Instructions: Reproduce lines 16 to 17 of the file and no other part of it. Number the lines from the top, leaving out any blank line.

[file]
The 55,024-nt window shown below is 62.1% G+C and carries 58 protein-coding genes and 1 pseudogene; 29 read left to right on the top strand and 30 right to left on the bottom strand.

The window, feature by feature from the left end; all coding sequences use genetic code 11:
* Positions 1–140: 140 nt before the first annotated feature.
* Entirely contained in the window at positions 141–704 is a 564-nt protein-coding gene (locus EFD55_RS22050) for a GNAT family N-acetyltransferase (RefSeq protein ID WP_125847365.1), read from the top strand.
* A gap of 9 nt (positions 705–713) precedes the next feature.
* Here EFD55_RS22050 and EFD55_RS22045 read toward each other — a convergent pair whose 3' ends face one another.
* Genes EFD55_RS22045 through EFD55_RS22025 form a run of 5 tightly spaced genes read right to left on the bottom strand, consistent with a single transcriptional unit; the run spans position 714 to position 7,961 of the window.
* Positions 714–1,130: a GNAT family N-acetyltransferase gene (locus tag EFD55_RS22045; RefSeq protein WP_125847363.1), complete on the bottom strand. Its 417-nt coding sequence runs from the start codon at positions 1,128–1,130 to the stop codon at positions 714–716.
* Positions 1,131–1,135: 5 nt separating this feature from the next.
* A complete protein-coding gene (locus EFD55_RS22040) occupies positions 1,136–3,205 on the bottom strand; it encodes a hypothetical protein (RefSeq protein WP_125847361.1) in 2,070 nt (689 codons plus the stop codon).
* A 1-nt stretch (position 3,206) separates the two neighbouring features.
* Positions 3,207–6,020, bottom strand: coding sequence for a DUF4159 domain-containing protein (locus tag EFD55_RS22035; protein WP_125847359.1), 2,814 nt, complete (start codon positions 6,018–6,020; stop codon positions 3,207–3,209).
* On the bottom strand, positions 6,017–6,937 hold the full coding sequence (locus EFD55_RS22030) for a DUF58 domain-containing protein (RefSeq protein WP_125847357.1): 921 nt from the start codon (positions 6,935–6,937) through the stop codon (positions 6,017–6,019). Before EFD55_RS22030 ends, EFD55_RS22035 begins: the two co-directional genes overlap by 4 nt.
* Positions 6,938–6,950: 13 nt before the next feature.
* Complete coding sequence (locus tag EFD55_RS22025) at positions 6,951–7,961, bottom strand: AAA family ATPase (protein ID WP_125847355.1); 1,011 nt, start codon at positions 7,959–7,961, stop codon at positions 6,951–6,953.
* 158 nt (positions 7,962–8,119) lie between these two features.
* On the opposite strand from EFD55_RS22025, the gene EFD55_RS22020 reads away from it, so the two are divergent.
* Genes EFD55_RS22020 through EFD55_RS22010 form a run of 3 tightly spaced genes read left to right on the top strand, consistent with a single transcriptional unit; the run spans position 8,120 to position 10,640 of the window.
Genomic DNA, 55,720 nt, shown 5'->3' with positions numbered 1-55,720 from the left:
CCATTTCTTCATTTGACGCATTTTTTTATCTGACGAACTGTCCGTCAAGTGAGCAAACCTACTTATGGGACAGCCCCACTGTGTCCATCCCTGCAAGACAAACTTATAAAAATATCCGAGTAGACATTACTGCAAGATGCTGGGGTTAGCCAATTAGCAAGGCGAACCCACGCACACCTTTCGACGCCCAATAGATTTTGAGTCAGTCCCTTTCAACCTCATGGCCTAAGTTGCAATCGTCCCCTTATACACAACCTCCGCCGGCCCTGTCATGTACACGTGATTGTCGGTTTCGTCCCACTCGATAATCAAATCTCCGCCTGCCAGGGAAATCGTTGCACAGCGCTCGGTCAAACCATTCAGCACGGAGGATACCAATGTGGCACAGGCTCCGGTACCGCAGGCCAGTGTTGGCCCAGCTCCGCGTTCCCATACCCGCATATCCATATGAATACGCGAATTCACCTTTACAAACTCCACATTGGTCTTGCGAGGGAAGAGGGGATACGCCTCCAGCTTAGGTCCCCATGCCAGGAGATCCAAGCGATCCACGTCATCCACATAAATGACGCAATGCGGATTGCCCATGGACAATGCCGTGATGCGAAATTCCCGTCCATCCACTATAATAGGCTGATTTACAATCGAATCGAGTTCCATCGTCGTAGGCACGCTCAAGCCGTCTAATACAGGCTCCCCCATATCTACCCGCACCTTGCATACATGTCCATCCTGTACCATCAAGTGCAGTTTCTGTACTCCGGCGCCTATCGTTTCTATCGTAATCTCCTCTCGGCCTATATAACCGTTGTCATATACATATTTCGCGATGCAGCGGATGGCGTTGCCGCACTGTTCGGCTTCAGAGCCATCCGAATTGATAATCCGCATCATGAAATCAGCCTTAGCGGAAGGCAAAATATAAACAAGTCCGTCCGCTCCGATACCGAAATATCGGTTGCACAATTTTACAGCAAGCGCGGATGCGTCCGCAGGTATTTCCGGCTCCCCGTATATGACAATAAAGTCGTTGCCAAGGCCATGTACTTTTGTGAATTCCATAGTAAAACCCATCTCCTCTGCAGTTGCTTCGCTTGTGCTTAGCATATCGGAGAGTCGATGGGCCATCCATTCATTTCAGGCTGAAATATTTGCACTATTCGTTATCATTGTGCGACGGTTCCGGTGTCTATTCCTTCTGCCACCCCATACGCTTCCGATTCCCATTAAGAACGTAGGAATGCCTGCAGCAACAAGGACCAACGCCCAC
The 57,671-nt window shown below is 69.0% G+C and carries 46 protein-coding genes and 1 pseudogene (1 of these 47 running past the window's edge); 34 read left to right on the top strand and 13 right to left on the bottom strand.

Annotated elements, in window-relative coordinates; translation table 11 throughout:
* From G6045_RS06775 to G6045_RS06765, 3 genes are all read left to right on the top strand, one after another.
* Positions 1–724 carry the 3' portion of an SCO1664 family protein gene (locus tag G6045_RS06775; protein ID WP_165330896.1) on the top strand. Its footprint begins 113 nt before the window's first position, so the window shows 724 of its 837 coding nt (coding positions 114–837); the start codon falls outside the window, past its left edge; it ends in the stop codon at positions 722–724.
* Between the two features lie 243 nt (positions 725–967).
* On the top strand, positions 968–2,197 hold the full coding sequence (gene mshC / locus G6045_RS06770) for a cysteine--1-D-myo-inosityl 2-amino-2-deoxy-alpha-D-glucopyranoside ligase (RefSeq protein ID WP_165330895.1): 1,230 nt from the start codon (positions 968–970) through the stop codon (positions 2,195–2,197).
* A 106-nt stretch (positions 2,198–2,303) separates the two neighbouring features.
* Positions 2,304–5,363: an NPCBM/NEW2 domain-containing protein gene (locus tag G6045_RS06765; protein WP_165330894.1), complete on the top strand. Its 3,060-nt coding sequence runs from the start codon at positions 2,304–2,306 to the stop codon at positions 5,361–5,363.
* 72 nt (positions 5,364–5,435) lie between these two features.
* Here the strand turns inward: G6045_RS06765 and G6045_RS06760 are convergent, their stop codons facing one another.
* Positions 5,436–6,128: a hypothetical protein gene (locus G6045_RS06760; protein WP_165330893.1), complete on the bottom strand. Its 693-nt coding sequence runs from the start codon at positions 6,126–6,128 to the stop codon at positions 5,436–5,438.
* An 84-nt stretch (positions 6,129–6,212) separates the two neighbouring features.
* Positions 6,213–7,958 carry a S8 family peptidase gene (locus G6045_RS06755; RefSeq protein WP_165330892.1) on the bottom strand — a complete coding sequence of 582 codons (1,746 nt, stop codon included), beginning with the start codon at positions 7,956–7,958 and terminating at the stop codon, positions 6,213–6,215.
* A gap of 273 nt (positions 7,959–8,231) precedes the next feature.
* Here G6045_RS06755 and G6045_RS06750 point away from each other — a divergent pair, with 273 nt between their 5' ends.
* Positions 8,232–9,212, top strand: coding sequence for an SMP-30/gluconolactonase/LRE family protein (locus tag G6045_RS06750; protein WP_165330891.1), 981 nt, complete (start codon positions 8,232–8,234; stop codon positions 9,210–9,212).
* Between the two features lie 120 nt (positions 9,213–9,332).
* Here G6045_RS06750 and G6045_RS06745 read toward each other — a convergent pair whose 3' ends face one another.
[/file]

* 158 nt (positions 7,962–8,119) lie between these two features.
* On the opposite strand from EFD55_RS22025, the gene EFD55_RS22020 reads away from it, so the two are divergent.